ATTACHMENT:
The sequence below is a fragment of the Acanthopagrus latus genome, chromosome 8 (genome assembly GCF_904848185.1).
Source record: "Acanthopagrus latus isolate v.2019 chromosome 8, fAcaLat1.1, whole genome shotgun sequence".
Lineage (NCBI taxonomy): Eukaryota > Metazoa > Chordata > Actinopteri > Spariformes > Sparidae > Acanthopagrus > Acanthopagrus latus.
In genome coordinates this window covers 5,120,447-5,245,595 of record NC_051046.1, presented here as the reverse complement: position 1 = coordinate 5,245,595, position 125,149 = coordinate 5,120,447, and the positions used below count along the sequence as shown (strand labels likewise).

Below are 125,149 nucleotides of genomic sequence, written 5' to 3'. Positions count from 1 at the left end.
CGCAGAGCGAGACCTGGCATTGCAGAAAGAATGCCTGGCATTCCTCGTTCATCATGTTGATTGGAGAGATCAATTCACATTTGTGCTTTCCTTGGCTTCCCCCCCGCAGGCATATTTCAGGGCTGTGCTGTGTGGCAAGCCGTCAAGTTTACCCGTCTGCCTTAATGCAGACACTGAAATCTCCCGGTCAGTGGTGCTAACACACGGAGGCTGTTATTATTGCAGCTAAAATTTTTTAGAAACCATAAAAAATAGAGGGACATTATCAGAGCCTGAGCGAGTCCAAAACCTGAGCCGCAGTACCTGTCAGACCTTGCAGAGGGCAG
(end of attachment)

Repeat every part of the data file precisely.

The sequence below is a fragment of the Acanthopagrus latus genome, chromosome 8 (genome assembly GCF_904848185.1).
Source record: "Acanthopagrus latus isolate v.2019 chromosome 8, fAcaLat1.1, whole genome shotgun sequence".
Lineage (NCBI taxonomy): Eukaryota > Metazoa > Chordata > Actinopteri > Spariformes > Sparidae > Acanthopagrus > Acanthopagrus latus.
In genome coordinates this window covers 5,120,447-5,245,595 of record NC_051046.1, presented here as the reverse complement: position 1 = coordinate 5,245,595, position 125,149 = coordinate 5,120,447, and the positions used below count along the sequence as shown (strand labels likewise).

Below are 125,149 nucleotides of genomic sequence, written 5' to 3'. Positions count from 1 at the left end.
CGCAGAGCGAGACCTGGCATTGCAGAAAGAATGCCTGGCATTCCTCGTTCATCATGTTGATTGGAGAGATCAATTCACATTTGTGCTTTCCTTGGCTTCCCCCCCGCAGGCATATTTCAGGGCTGTGCTGTGTGGCAAGCCGTCAAGTTTACCCGTCTGCCTTAATGCAGACACTGAAATCTCCCGGTCAGTGGTGCTAACACACGGAGGCTGTTATTATTGCAGCTAAAATTTTTTAGAAACCATAAAAAATAGAGGGACATTATCAGAGCCTGAGCGAGTCCAAAACCTGAGCCGCAGTACCTGTCAGACCTTGCAGAGGGCAG